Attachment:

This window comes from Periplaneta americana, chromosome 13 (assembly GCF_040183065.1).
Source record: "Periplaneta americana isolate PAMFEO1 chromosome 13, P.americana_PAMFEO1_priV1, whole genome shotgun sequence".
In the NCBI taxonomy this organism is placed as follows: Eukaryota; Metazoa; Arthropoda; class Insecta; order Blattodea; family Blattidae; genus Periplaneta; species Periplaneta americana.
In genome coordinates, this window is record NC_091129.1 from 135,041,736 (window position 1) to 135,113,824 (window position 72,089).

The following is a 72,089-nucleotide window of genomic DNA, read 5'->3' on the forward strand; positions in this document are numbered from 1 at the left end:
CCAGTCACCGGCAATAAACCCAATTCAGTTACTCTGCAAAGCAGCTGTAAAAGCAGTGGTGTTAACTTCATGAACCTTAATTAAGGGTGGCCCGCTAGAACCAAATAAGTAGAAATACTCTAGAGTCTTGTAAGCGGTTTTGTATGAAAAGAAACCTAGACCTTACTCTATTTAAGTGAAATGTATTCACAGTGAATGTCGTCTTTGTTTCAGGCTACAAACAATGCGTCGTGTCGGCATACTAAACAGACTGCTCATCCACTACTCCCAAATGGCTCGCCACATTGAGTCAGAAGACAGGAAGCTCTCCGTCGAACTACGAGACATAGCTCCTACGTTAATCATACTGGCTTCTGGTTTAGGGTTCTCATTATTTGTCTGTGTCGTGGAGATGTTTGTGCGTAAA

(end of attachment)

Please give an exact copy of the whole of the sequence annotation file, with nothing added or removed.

This window comes from Periplaneta americana, chromosome 13 (assembly GCF_040183065.1).
Source record: "Periplaneta americana isolate PAMFEO1 chromosome 13, P.americana_PAMFEO1_priV1, whole genome shotgun sequence".
In the NCBI taxonomy this organism is placed as follows: Eukaryota; Metazoa; Arthropoda; class Insecta; order Blattodea; family Blattidae; genus Periplaneta; species Periplaneta americana.
In genome coordinates, this window is record NC_091129.1 from 135,041,736 (window position 1) to 135,113,824 (window position 72,089).

The following is a 72,089-nucleotide window of genomic DNA, read 5'->3' on the forward strand; positions in this document are numbered from 1 at the left end:
CCAGTCACCGGCAATAAACCCAATTCAGTTACTCTGCAAAGCAGCTGTAAAAGCAGTGGTGTTAACTTCATGAACCTTAATTAAGGGTGGCCCGCTAGAACCAAATAAGTAGAAATACTCTAGAGTCTTGTAAGCGGTTTTGTATGAAAAGAAACCTAGACCTTACTCTATTTAAGTGAAATGTATTCACAGTGAATGTCGTCTTTGTTTCAGGCTACAAACAATGCGTCGTGTCGGCATACTAAACAGACTGCTCATCCACTACTCCCAAATGGCTCGCCACATTGAGTCAGAAGACAGGAAGCTCTCCGTCGAACTACGAGACATAGCTCCTACGTTAATCATACTGGCTTCTGGTTTAGGGTTCTCATTATTTGTCTGTGTCGTGGAGATGTTTGTGCGTAAA